Happy Thursday, everyone! Here’s my list of books I read this week: (This post contains affiliate links, marked with ($). If you click our link and decide to buy that product or even go on to buy something else we haven’t recommended, Amazon will pay us a small commission for it at no additional cost to you.)
And the winner is…………..
Before I talk about this amazingly wonderful book, I just want to say a word about Book Uncle and Me. It is a fantastic book for 2nd-5th graders, set in India and written by an Indian writer. The only problem is, from what I can tell, you can’t get it in the US! (The links I put above are to GoodReads and the author’s website.) This is so frustrating to me. I want to recommend it to American parents who are trying to give their children a global worldview, but they can’t get it there. Frustrating. So, maybe someday soon, I’ll review that book because it really is good, but I want to do some more research and see if I can’t find out how American readers can get a hold of it.
Now, on to this absolutely fantastic book I read this week, Goodness & Mercy: a novel($) by Patti Hill. A little over a week ago, my shepherd’s wife facebook messaged me, asking if I would like to borrow a great book she’d just finished. (This is my FAVORITE kind of friend, by the way! :)) She further solidified her place as one of my favorite people on the planet by not telling me a single thing about the book! She just sent it over. I finished up the one I was reading and started this one immediately. Boy, was I glad! What. a. treat.
This is seriously the best book I’ve read all year. It is so well written, very literary in style, and explores deep themes of life and knowing God without being preachy or claiming to have all the answers. It is set in the year 1944, when World War 2 consumed the lives of Americans. The story is fresh and unique and not at all predictable. There are some moments when you’re literally holding your breath in fear for the characters as well as a number of laugh-out-loud moments. It’s a great adventure coming-of-age story with some history and some mystery and only a hint of romance.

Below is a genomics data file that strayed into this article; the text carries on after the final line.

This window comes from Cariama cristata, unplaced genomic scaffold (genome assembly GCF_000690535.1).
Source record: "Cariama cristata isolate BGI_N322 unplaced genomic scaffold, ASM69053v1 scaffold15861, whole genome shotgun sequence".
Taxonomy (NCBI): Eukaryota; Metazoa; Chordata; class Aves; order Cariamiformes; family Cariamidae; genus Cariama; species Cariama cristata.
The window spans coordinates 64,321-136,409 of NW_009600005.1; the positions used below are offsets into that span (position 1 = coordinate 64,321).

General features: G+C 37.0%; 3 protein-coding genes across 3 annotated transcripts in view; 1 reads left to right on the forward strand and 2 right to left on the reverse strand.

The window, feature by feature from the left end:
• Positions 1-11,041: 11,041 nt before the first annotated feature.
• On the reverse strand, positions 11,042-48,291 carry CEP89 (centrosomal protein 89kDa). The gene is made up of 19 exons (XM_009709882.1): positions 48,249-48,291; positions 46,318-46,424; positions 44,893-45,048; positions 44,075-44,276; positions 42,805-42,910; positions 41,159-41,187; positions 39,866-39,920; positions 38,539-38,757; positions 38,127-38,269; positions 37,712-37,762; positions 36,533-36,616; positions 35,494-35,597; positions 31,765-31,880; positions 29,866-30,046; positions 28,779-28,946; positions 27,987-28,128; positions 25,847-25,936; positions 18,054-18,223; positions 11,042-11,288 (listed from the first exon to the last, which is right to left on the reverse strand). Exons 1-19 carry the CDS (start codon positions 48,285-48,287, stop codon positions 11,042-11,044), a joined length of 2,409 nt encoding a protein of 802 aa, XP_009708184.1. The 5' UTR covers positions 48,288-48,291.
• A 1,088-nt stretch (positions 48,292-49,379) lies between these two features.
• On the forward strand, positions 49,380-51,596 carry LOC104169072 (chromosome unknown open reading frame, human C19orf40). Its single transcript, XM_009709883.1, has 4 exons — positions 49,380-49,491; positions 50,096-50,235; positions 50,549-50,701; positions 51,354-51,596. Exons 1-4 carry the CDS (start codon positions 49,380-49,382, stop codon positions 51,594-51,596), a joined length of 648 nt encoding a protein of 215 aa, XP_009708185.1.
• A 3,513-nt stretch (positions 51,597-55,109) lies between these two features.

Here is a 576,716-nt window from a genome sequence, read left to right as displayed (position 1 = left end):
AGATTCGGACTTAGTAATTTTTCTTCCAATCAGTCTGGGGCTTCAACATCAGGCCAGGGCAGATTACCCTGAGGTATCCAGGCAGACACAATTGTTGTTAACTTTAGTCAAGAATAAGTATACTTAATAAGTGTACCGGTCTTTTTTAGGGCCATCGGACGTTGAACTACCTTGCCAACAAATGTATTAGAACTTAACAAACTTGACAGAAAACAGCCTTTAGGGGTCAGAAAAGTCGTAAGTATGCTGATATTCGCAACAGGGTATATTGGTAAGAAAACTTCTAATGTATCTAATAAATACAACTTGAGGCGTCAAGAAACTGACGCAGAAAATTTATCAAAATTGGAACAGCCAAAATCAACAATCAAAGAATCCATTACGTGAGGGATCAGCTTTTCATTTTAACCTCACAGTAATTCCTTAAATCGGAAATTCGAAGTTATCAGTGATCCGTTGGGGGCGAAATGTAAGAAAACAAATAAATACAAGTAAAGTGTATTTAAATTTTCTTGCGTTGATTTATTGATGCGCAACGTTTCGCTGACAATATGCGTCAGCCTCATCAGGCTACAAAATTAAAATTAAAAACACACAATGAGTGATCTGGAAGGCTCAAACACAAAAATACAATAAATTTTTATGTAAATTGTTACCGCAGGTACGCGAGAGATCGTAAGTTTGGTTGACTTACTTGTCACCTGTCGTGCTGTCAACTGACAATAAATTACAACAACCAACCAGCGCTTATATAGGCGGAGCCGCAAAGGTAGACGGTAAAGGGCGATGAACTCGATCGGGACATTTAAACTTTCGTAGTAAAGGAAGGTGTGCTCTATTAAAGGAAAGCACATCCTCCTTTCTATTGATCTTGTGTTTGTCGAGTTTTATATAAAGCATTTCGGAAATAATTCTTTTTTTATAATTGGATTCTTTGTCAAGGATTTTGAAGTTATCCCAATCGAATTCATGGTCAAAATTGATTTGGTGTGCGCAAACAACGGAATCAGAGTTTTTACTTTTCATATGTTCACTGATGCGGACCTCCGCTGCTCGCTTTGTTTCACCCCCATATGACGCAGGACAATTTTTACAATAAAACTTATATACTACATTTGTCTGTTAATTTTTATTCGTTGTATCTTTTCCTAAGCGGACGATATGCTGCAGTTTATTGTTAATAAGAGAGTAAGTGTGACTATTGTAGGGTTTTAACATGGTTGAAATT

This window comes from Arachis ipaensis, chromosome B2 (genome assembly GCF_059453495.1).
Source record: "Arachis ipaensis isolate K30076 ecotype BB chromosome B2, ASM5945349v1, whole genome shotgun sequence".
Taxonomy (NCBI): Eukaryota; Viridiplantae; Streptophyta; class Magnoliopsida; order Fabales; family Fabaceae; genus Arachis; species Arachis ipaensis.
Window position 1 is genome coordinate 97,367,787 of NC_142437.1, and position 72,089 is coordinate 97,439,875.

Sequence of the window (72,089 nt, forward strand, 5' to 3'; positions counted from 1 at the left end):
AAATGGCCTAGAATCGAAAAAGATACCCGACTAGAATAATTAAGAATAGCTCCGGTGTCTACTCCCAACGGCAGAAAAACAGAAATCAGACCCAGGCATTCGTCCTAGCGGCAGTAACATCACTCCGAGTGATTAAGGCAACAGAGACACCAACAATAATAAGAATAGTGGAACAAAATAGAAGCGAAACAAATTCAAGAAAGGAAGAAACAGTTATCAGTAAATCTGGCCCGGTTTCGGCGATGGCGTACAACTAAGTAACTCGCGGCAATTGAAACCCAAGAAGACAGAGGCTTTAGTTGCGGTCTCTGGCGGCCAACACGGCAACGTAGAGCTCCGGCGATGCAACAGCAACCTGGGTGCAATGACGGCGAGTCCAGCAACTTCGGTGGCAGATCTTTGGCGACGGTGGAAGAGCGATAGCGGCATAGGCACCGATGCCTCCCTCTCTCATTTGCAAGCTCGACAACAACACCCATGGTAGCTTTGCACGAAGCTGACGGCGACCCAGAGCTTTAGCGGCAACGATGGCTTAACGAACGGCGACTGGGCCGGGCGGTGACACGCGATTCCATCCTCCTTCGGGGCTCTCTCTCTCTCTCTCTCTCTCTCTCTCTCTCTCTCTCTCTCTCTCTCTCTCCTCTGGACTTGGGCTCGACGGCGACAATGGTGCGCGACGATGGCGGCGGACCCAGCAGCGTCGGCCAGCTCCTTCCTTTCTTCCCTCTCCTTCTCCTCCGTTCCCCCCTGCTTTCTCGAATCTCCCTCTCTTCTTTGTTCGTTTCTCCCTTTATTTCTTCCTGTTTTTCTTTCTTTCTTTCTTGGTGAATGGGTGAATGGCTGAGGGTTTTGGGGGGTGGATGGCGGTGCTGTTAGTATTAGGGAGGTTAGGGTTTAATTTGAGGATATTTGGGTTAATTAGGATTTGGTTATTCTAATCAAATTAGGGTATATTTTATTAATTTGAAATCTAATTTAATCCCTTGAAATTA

It is told by a variety of characters, in a similar format to Kingsolver’s The Poisonwood Bible($) (which I have a love/hate relationship with – I think it’s amazingly well-written but I hated the story. This book, on the other hand, was amazing well-written, and I loved the story!) The characters in the story are unique, not cookie-cutter at all. The ones who tell the story are 16-year old Lucy and her sister, 8-year old Mercy, and there are letters interspersed from 18-year old Pete, a soldier in the Pacific, as well as letters reminiscing about the events of the story 50 years later from Lucy and Mercy’s aunt Ada. It sounds complicated, but it works so well!
Other characters that will capture your imagination include Ada’s mother-in-law, the children’s parents, the German POWs who come to help with the harvest, and even the two dogs. This is a book I plan to read again and again. I raved about it so much that both my husband and my 8-year old daughter, a very strong reader, decided to read it. They’re both about half-way through and are loving it as well. I really appreciate that it’s clean enough for my 8-year old to enjoy with themes she can understand to some extent at her level while being really deep so that my husband and I enjoy talking about it as well, both with and without her. It’s making for some really fun conversations at the dinner table as we get to experience the story from her point of view. Very different details and characters stand out to her than to us, and it’s been a fun new way to get to know her heart a little better.
All this to say, whether you’re young or old, male or female, religious or not, go get this book! You won’t regret it!